Construction permits, project valuations hit all-time highs in Routt County in 2022
Routt County Building Department statistics show 2022 was a record-breaking year for both new construction permits and project valuations.
Throughout Routt County last year, the total valuation of construction projects was more than $428.4 million, breaking down to more than $224 million in Steamboat Springs and more than $204.3 million in the rest of Routt County.
Of the total valuation, almost $220 million was for new single-family dwellings.
“Total construction valuation is a ‘wow’ mostly due to inflation,” Routt County Building Official Todd Carr said.
The previous peak year for total construction valuation came in 2021 with more than $378.4 million in projects countywide, a significant increase over 2020 at more than $212.3 million.
The number of building permits issued in 2022 broke the county’s record at 1,080, including 583 in Steamboat and 497 in the county. The total included 24 permits for commercial or industrial buildings. The next highest year was 2021 with 986 permits, including 495 in Steamboat and 491 in the county.
Many of the statistical categories reported in graphs in the building department’s 2022 year-end report show large U shapes with the previous surge last seen in 2007. The county saw peaks last year in multi-family units with 332 units constructed and in factory-built homes with 23 in the county and four in Steamboat.
The number of large accessory buildings constructed — structures like garages, barns, sheds or hobby rooms — hit a peak of 75 in 2022 compared to 19, 33 and 41 per year the previous three years.
Carr theorized the uptick in unincorporated Routt County property owners purchasing large, steel-fabricated accessory buildings is based on factors such as being stuck at home during the COVID-19 pandemic, lower interest rates in early 2022 that spurred refinancing and increasing property values that boosted equity when refinancing.
Construction dropped last year in the categories of live-work units and duplexes, with only four new duplexes built. The decline followed seven years in which 15 or more duplexes were built each year countywide. Residential and commercial alteration permits also fell to 205 last year, compared to peaks of 555 and 647 the previous two years.
While December is traditionally a slow month for construction, last December was the slowest in 20 years due to the combined factors of a hard winter that hit early and did not let up, labor and subcontractor shortages, and some continuing supply chain issues, Carr said. Contractors are reporting delays on project schedules by about three months or more, and more housing project sites than usual are stagnant due to this year’s harsh winter and heavy snow, he said.
“It’s one of the slowest Decembers since we were in the heart of the last recession. It pushed contractors behind on schedules,” Carr said. “It’s very challenging for a general contractor to put together a very good project calendar and adhere to it.”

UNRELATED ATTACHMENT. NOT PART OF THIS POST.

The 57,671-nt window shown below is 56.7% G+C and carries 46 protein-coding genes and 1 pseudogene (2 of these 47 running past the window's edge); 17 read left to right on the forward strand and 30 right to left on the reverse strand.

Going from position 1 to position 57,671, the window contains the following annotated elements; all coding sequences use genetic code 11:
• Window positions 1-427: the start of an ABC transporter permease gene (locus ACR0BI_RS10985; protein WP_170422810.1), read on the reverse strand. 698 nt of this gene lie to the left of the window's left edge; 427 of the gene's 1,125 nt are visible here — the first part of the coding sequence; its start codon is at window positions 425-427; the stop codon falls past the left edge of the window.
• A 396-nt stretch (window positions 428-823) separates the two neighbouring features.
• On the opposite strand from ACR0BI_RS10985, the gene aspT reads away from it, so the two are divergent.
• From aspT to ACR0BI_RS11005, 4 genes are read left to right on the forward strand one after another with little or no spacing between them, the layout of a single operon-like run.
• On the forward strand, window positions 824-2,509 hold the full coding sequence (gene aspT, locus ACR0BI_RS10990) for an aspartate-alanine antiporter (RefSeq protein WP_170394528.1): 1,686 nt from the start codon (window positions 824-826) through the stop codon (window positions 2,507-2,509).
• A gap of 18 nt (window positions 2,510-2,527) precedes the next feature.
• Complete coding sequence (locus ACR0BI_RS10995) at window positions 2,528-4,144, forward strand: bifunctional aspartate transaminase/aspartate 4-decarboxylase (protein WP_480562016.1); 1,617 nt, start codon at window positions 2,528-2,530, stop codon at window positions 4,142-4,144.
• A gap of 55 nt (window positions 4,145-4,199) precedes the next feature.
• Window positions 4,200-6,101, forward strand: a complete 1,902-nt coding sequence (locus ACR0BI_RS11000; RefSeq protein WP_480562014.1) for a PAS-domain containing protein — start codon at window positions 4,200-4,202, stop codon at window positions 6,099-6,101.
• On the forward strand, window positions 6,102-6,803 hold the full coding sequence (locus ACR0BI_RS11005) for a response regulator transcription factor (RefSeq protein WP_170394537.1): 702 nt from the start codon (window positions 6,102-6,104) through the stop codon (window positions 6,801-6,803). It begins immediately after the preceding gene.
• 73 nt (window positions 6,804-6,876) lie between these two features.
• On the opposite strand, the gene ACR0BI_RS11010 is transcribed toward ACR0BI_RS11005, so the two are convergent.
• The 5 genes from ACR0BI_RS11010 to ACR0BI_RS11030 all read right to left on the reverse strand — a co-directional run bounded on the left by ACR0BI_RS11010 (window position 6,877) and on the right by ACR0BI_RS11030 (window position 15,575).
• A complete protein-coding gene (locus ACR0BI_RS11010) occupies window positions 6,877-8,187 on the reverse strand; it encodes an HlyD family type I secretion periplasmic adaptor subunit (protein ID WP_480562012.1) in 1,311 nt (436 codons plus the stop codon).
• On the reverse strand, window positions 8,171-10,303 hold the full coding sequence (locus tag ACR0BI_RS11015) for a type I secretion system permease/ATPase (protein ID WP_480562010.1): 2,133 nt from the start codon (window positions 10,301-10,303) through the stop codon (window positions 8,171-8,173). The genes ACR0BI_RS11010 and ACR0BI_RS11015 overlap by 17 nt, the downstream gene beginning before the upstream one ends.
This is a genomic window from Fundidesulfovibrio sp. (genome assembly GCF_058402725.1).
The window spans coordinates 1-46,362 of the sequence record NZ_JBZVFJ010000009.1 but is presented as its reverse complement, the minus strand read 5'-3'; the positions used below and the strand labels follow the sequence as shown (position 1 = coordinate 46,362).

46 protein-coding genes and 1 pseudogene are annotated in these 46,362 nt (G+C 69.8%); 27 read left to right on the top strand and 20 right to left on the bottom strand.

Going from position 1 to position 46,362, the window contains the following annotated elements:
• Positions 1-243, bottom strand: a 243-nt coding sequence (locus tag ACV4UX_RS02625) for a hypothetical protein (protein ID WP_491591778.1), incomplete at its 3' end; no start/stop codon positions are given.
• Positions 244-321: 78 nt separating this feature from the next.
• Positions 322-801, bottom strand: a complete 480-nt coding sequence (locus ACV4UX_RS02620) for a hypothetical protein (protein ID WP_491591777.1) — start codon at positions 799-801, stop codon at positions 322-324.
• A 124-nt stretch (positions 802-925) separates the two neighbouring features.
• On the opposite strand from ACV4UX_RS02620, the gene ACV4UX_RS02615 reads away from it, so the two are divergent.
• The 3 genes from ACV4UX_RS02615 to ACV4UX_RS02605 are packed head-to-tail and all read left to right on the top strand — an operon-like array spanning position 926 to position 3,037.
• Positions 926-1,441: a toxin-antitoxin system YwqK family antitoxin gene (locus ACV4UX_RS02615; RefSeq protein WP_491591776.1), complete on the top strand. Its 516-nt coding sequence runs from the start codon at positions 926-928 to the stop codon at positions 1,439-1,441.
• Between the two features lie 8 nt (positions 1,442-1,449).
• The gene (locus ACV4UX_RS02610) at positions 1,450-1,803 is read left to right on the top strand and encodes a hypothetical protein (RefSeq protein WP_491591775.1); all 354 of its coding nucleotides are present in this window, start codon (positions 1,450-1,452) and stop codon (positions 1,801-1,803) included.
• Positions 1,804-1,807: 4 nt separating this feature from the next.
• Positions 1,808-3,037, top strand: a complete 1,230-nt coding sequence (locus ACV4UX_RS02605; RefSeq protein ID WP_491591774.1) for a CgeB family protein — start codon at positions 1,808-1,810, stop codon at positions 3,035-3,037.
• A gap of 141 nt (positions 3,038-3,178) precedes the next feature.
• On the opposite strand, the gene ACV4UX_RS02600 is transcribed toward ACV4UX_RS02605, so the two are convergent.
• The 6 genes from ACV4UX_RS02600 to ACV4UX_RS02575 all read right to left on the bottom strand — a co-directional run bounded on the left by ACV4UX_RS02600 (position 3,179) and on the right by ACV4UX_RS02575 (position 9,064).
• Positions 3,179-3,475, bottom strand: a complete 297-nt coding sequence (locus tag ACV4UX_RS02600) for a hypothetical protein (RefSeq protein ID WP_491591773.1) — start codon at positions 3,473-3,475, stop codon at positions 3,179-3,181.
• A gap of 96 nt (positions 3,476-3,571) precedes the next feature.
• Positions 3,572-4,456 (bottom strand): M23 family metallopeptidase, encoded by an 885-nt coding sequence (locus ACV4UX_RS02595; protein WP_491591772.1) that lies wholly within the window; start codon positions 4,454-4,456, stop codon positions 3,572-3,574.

Brian Heit, vice president at JSM builders in Steamboat Springs, said many local construction subcontractors stay very busy with a high volume of work, so building schedules often have more gaps between construction steps. Currently, the county is short on framing contractors, and many excavation companies are busy instead with snow plowing work, Heit said.
“It’s been a tough, tough winter — no doubt about,” Heit said. “I feel like we spend more time shoveling snow than anything else.”
The builder said the past two years during the pandemic have changed how companies order construction supplies, and they are now submitting orders much earlier in the process. He said his current supply chain delays include kitchen appliances, windows and exterior doors.
“We shift how we approach jobs, and that means being extremely proactive with all ordering,” Heit said.
The builder said he was “definitely surprised” that JSM, which builds custom and speculative homes, did not experience a drop in work as interest rates have increased since March.
Both Carr and Heit said 2022 was a year of customers wanting larger homes in rural Routt County.
“We are starting to see more houses out in the county that are at 5,000 or above in square footage,” Carr said.
Last year, 64 permits for single-family dwellings were issued in Steamboat and 77 in the county. Carr said the building department is expecting construction numbers to stay strong in 2023.
The building official said that the department, which covers all jurisdictions across the county, added two full-time equivalent positions in the last two years for a permit tech and a code compliance officer to help with the added workload. The building department also increased cross-training, reoriented employees to help with spikes in permits and instituted an updated software system that enhanced efficiency in the permit process.
To reach Suzie Romig, call 970-871-4205 or email sromig@SteamboatPilot.com.
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